2009: The year of "the designful company"
Structure & spontaneity: Lessons from the art of jazz (part II)

Moving to higher ground: Lessons from the art of jazz (part I)

HighergroundbookOne my favorite reads of 2008 was Moving to Higher Ground: How Jazz Can Change Your Life by Wynton Marsalis and Geoffrey Ward. The lessons found in jazz — its meaning, its history and its relevance for life, business, and education — run deep and wide. It's really quite amazing. Every student should have a good exposure to jazz (and classical music for that matter) in their education — music education is not a nicety, it's a necessity. Organizations and schools are always talking about the need to foster creativity and innovation, the need to encourage dedication and self-discipline, and the importance of developing skills for collaboration. Yet the arts — especially jazz — teach all these things. In his book, Wynton illuminates the deep beauty that is found in jazz and why and how it's relevant for us all. Here's a line from Chapter seven:

"Our desire to testify through some type of art is unstoppable. A palpable energy is released when inspiration and dedication come together in a creative art. The energy is transformative in an individual who is innovative, but it is transcendent when manifested by a group. There are no words for the dynamic thrill of participating in a mutual mosaic of creativity."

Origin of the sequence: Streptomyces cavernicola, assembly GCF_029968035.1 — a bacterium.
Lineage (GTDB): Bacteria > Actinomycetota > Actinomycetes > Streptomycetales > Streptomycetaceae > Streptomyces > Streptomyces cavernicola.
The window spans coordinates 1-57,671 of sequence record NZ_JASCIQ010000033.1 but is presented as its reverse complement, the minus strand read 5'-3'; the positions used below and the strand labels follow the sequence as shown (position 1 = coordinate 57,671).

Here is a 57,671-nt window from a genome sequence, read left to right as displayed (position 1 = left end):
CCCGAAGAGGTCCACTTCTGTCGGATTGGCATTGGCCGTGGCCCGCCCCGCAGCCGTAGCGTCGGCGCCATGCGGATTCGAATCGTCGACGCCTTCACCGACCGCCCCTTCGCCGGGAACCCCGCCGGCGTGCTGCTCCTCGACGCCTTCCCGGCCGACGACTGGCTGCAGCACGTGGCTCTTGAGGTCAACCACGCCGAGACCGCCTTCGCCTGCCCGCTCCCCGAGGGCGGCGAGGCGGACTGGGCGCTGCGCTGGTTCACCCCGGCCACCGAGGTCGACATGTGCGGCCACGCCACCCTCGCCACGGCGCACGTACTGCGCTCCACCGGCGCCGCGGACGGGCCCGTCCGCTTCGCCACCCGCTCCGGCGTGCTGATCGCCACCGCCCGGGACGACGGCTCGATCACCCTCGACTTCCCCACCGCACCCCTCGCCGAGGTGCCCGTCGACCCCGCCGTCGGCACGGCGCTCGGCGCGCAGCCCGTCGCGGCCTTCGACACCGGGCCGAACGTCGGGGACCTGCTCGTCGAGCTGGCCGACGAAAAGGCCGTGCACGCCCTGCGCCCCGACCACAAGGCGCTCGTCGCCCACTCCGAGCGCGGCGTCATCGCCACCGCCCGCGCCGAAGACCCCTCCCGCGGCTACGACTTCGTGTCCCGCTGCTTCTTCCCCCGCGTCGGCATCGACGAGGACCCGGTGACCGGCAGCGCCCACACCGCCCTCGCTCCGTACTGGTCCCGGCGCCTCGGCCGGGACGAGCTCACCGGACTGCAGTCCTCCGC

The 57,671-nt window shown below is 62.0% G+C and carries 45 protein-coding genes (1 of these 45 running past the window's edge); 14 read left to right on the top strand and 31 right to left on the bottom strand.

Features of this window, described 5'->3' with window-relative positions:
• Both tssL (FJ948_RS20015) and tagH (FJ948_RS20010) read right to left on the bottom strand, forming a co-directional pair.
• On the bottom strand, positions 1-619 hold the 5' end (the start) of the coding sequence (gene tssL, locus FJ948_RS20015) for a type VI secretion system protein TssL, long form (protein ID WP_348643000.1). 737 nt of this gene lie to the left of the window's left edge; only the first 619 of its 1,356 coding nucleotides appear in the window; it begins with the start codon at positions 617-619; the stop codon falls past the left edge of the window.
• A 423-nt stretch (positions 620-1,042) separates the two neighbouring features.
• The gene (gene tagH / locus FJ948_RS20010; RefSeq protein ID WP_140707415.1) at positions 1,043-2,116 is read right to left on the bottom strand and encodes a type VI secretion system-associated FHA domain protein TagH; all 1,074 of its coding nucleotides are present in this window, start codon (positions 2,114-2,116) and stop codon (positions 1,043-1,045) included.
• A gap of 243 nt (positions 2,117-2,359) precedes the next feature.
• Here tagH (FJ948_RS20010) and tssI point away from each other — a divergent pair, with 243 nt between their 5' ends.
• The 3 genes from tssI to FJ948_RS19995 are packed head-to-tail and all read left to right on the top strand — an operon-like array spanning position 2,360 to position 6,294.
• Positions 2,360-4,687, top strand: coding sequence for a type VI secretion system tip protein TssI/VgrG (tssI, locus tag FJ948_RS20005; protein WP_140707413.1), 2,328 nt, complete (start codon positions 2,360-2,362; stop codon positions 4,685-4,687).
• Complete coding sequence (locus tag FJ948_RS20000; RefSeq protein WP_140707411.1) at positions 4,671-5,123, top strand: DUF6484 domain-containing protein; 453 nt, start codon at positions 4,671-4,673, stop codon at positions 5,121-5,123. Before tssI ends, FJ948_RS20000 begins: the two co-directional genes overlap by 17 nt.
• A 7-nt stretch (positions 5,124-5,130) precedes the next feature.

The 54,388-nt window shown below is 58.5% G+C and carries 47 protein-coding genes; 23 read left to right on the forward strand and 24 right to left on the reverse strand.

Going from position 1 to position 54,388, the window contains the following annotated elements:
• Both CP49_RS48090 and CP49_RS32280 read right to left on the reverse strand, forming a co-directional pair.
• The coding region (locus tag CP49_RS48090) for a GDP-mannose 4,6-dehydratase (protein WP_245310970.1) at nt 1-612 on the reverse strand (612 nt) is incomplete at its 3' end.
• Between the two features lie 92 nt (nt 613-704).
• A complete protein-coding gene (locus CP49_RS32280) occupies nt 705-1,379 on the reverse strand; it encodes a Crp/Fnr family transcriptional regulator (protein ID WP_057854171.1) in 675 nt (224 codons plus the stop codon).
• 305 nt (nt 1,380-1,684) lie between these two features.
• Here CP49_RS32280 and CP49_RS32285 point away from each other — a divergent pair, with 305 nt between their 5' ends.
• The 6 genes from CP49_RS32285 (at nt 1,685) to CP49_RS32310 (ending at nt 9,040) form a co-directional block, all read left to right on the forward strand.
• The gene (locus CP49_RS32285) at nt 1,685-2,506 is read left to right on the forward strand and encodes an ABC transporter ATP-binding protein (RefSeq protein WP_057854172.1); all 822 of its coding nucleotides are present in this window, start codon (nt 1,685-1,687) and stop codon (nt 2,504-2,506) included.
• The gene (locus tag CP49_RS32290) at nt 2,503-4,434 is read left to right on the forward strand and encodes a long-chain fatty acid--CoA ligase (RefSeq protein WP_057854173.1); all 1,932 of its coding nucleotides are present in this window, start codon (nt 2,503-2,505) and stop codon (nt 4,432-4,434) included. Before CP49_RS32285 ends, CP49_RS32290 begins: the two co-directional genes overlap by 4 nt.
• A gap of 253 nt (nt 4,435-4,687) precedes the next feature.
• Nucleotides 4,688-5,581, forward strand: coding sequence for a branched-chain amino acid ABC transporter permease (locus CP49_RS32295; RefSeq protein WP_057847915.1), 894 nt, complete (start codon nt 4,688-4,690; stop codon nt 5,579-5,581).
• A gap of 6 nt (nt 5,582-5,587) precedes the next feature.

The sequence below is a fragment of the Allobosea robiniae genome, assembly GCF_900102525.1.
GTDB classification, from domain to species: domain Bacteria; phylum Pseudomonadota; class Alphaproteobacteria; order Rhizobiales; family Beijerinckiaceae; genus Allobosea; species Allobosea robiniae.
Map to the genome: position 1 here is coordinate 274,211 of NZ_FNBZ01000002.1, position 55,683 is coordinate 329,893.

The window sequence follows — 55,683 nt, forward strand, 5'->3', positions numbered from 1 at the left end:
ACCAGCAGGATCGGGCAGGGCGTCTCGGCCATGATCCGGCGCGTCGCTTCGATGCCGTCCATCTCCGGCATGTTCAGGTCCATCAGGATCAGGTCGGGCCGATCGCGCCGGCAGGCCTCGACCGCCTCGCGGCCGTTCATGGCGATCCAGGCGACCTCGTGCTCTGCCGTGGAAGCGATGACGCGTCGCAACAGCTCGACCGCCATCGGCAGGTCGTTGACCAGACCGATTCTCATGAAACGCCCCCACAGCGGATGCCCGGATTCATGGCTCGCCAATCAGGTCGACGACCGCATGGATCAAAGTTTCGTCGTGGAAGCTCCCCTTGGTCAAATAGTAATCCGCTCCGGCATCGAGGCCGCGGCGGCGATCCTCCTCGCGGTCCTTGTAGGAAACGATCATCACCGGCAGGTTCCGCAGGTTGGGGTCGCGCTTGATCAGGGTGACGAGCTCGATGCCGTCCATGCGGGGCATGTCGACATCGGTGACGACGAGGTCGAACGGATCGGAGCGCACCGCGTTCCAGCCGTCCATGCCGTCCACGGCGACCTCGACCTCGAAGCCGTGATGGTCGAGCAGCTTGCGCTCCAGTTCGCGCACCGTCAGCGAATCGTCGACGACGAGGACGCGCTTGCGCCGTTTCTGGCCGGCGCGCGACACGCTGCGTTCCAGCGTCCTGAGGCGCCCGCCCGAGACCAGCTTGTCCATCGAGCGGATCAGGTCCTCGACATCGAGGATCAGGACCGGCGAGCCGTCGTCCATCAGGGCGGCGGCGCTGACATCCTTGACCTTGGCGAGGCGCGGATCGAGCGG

Wynton Marsalis

I found the book so relevant to my world that I could barely get through a page without underlining every other sentence. Good nuggets of wisdom in there. (Snapped in an Osaka Starbucks.)

Musicians at Google: Wynton Marsalis

I recommend the book, but first I suggest you set some time aside to watch this Musicians@Google interview with Wynton Marsalis and Geoffrey Ward below held at Google a few months ago. I discuss a few of Wynton's thoughts from the interview below.


On technology
Wynton Marsalis reminds us that technology is great because it allows us to do some amazing things, including coming closer together. But technology is only a tool. Technology itself does not offer any panaceas. PowerPoint, for example, has gotten better over the years but presentations with the software have largely not improved (though things are getting better...slowly).